During World War II, the pioneering mathematician Alan Turing and his team of cryptologists worked diligently to break the “Enigma” code used by Nazi Germany’s military in all of its radio communications. The team’s activities were kept top secret throughout the war, as well as for decades afterwards, and their papers and other materials were supposed to have been destroyed long ago. Recently, however, workers completing a multimillion-dollar restoration of Britain’s Bletchley Park discovered that papers written on by members of Turing’s team appear to have been used as crude installation in a hut where the code-breakers worked.
After completing his Ph.D. in mathematical logic at Princeton University in 1938, Alan Turing returned to his native Britain and a fellowship at King’s College, University of Cambridge. With the outbreak of war with Germany the following year, he joined the wartime headquarters of the Government Code and Cypher School, housed at Bletchley Park, Buckinghamshire, some 55 miles northwest of London. Over the next year, Turing and his fellow cryptologists worked to design a machine known as the Bombe, which successfully decoded messages encrypted by Nazi Germany’s Enigma machine. By early 1942, the team at Bletchley Park was decoding about 39,000 intercepted messages each month; the monthly total later rose to more than 84,000.
Turing also developed a system known as Banburismus, which Turing based on a mistake the Germans made in the Enigma’s wheel design. Using this system, Allied code-breakers punched holes that represented encrypted messages into two long sheets of paper, then slide the two sheets on paper over each other until they lined up. This gave Turing’s cryptologists insight into the Enigma’s rotor settings, which the Germans changed daily. The sheets of paper they used became known as Banbury sheets, as the stationery was printed in Banbury, Oxfordshire.
During a recent large-scale renovation of Bletchley Park, workers found a number of these Banbury sheets stuffed into the walls of one of the huts where Turing and his colleagues did their code-breaking work. The documents, which bear notes handwritten by Turing’s colleagues (although not Turing himself) in pencil and crayon, represent the only known examples of Banbury sheets to survive, given the wartime security mandate to destroy all documentary evidence of the code-breaking process. Instead, these notes appear to have been used to block holes in the walls and ceiling of the hut, which like the others at Bletchley had no insulation or heating. As Iain Stander, chief executive of the Bletchley Park Trust, told MKWeb: “The fact that these papers were used to block draughty holes in the primitive hut walls reminds us of the rudimentary conditions under which these extraordinary people were working.”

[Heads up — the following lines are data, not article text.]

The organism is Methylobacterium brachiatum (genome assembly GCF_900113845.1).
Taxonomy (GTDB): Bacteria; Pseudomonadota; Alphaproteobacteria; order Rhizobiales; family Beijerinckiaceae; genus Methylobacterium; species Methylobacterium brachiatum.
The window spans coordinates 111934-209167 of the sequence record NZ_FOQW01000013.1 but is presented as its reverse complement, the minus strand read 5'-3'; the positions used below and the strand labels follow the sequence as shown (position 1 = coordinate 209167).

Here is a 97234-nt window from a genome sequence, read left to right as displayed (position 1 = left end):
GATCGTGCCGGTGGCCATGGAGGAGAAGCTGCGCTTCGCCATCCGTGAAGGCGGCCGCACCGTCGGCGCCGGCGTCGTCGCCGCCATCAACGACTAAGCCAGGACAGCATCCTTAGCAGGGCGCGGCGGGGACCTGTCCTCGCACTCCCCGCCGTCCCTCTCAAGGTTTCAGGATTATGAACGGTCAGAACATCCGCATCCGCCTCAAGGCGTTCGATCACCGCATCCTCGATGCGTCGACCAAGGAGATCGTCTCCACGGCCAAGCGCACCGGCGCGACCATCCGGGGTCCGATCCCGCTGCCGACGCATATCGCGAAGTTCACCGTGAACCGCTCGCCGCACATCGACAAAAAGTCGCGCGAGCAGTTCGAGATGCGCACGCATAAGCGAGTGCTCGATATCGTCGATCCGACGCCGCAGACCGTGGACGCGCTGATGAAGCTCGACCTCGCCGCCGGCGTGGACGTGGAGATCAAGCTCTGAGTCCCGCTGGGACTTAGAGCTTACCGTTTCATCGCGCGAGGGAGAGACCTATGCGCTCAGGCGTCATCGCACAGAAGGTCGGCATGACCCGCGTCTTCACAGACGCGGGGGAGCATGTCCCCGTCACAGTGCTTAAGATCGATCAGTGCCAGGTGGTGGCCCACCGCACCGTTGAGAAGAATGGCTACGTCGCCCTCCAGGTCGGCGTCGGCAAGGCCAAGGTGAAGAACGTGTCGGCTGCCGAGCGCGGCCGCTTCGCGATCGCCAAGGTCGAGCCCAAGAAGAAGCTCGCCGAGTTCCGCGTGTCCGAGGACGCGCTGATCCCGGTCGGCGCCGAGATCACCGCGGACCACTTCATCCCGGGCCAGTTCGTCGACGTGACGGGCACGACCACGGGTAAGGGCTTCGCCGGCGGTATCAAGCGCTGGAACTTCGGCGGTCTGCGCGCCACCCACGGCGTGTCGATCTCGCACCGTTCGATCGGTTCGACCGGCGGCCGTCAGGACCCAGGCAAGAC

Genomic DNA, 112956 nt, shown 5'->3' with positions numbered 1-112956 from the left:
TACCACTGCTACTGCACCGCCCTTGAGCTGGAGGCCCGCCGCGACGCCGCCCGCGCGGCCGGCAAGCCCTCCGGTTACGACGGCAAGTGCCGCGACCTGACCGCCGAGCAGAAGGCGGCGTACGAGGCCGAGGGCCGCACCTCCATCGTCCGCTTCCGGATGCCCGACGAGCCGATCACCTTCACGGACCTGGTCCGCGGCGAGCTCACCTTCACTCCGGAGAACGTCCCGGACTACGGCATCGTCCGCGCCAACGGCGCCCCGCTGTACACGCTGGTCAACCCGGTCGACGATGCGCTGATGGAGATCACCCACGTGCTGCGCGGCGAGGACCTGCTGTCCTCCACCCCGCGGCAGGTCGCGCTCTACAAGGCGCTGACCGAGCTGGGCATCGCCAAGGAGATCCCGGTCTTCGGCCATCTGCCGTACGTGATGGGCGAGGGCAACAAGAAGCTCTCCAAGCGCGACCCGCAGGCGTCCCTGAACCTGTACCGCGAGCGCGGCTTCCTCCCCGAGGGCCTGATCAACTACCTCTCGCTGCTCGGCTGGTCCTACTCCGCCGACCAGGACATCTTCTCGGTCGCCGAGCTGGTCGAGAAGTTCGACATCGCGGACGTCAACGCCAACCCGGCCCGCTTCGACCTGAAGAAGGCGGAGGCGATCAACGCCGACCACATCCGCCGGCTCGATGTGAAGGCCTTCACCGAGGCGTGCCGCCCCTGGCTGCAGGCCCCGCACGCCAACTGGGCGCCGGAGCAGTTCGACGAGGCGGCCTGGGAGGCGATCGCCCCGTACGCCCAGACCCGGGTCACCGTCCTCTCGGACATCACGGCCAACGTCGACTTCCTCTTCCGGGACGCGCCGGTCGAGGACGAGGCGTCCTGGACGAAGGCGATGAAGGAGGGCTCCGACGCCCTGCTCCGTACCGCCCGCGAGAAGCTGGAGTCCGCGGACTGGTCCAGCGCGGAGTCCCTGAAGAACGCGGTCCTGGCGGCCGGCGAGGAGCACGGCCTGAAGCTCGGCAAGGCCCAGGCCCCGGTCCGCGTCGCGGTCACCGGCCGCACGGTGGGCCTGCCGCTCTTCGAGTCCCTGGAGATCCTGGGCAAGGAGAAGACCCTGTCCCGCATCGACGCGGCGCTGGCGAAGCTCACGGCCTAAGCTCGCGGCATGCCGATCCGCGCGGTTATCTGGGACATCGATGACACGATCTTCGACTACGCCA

When Turing and his colleagues began cracking the Enigma code, World War II was decidedly headed in Nazi Germany’s favor. Their work is thought to have done a good deal to turn the tide of the conflict toward the Allies, and may have shortened the war by as much as two years’ time. At war’s end, Turing was made an officer of the Order of the British Empire for his code-breaking work. In the years after the war, he turned his efforts to developing some of the earliest computers. He also pioneered the emerging field of artificial intelligence, developing the so-called Turing test to serve as a criterion for whether a machine can “think.”
In 1952, Turing was prosecuted and convicted of committing homosexual acts, which were then a criminal offense in England. Due to his conviction, he lost his security clearance and access to ongoing government work with codes and computers. In lieu of going to prison, he accepted chemical castration (with estrogen treatments). Turing died two years later of cyanide poisoning; his death was officially ruled a suicide.
Due to its top-secret nature, Turing’s WWII-era code-cracking was not revealed until the 1970s. By the end of the 20th century, he was being honored for that important work, as well as for his groundbreaking achievements in computer science. In 2009, British Prime Minister Gordon Brown publicly apologized for Turing’s treatment by the justice system, and Queen Elizabeth II issued Turing a posthumous pardon in 2013. The current Academy Award-nominated film “The Imitation Game,” starring Benedict Cumberbatch and Keira Knightley, dramatizes the wartime work of Turing and his fellow code-breakers at Bletchley Park, including the daily race to decipher German messages using the Banburismus system.
The surviving Banbury sheets, which the workers discovered in the walls of Bletchley Park’s Hut No. 6 in 2013, were immediately frozen to prevent further deterioration. They have now been restored, and will go on exhibition at Bletchley Park later this month.